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Rhegmatogenous retinal detachment masquerading as exudative panuveitis with intense anterior chamber inflammatory reaction.
- Author(s): Joye, Ashlin S;
- Bhisitkul, Robert B;
- Pereira, Daniel DS;
- Gonzales, John A
- et al.
Published Web Locationhttps://doi.org/10.1016/j.ajoc.2020.100618
PurposeThis is a retrospective case report illustrating the diagnostic and therapeutic challenges associated with a chronic rhegmatogenous retinal detachment masquerading as a severe panuveitis with intense anterior chamber inflammation. We have included clinical features, anterior segment and fundus photography, B-scan ultrasonography, fluorescein angiography, and intraoperative findings.
ObservationsA 26-year-old male presented with features of unilateral panuveitis: hypotony, anterior segment inflammation (posterior synechiae and anterior chamber cell with fibrin clumping), diffuse choroidal thickening, and retinal detachment. Laboratory investigations for infectious or rheumatologic processes were negative, and empiric systemic corticosteroid therapy was unsuccessful. This prompted suspicion for an alternate primary etiology, and pars plana vitrectomy revealed small retinal breaks as the underlying cause of the retinal detachment and inflammation.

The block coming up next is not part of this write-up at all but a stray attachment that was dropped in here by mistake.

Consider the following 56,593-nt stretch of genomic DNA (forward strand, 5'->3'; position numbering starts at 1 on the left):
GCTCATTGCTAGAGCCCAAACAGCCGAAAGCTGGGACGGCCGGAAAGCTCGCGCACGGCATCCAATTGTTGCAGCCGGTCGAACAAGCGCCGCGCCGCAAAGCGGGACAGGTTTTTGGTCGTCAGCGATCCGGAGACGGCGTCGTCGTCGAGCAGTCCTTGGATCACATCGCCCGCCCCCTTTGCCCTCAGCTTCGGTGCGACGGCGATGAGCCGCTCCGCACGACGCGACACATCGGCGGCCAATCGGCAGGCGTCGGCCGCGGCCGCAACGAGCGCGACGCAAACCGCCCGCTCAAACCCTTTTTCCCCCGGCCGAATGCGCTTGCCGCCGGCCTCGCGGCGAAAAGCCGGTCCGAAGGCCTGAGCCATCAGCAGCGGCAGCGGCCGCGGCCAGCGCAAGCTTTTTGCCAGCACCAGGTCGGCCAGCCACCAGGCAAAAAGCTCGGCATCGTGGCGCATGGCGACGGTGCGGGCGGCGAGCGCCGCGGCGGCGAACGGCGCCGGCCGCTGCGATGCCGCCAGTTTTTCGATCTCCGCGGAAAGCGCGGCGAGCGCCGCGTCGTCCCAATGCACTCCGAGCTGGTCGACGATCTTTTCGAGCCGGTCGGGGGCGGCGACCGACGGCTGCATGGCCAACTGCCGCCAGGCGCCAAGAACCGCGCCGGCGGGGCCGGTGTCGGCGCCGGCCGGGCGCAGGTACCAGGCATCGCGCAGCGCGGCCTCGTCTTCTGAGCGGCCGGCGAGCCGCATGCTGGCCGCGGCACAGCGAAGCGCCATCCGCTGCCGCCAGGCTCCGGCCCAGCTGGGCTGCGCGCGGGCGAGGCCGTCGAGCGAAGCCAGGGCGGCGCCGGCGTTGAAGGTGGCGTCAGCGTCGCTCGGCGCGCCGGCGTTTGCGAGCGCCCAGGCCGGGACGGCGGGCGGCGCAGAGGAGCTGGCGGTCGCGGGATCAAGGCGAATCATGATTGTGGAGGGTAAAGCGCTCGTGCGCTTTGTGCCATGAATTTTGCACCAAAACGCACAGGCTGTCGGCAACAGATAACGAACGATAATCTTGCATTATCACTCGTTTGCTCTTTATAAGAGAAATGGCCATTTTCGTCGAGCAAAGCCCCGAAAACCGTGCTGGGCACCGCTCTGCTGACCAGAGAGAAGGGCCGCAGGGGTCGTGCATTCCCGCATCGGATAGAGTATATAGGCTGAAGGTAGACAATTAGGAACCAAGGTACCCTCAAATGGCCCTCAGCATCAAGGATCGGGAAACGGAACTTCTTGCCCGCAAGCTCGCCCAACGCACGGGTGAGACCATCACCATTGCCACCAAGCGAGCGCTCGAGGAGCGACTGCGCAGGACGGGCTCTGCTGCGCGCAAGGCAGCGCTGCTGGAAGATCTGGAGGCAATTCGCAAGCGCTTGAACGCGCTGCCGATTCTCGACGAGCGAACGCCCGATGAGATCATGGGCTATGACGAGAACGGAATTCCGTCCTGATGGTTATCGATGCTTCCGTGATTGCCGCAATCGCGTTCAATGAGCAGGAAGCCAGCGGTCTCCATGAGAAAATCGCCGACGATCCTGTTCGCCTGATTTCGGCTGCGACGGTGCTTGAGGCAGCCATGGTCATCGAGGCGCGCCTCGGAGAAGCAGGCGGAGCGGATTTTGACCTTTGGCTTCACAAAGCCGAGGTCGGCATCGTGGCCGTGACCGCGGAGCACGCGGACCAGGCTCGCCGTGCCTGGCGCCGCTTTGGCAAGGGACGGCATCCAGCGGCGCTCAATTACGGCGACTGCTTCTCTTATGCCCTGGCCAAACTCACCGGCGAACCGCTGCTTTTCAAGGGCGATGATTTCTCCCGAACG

ConclusionsRhegmatogenous retinal detachments are a known cause of intraocular inflammation. Nevertheless, it remains a challenge to recognize retinal breaks in this setting, particularly with robust anterior segment inflammation and posterior findings resembling severe exudative uveitis. Being aware of this unique presentation may prevent delays in diagnosis and have important prognostic implications.
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